In a surprise move, Google has announced that it will be acquiring the entirety of Motorola Mobility. Larry Page, CEO of Google, announced the acquisition via the Official Google Blog, and claims that Motorola will help “supercharge Android.”
The combination of Google and Motorola will not only supercharge Android, but will also enhance competition and offer consumers accelerating innovation, greater choice, and wonderful user experiences. I am confident that these great experiences will create huge value for shareholders.
The acquisition will be costing Google around $40 per share for a grand total of $12.5 billion, and was unanimously approved by the board of directors of both companies. Sanjay Jha, CEO of Motorola Mobility, stated that the transaction “offers significant value for [our] stockholders” and that the company will be able to do even more to innovate with the Android platform at hand. The transaction is expected to close in late 2011/early 2012 after it receives the approval of regulators and shareholders.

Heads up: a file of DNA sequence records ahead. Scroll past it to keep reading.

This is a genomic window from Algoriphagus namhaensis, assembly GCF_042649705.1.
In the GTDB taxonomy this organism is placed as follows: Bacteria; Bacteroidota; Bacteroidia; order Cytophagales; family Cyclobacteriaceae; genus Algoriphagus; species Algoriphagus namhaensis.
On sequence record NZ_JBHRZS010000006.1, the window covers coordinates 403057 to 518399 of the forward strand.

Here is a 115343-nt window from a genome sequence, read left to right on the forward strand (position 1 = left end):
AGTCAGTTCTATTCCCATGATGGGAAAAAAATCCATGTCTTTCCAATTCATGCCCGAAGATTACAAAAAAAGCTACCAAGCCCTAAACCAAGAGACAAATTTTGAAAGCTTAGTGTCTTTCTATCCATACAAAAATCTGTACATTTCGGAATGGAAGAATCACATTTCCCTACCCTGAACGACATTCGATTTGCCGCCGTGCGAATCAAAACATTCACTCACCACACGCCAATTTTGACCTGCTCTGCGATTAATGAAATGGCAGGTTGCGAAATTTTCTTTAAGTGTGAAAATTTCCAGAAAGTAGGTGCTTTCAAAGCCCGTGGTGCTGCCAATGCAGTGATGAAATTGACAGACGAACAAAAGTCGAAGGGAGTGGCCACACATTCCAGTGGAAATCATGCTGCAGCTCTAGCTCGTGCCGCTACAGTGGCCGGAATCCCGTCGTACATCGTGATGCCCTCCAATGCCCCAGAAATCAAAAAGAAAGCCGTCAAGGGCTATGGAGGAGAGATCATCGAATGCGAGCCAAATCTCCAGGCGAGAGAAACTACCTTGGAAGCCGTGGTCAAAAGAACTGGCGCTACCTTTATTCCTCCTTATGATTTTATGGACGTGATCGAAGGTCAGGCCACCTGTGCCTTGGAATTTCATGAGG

Google plans to operate Motorola Mobility as a separate entity and will not amalgamate the mobile phone manufacturer into the Google services branding, but naturally you would expect the company to focus solely on producing Android-powered devices. Google also stated that Motorola will remain a licensee of Android and that the OS “will remain open.”
Also, as Google has completely bought Motorola Mobility, there is little chance that the company will be seeking a Nokia-like deal to produce Windows Phones, as previously reported. Furthermore, this deal will not affect the other Motorola brand, Motorola Solutions; one of the two products of the Motorola company split early this year.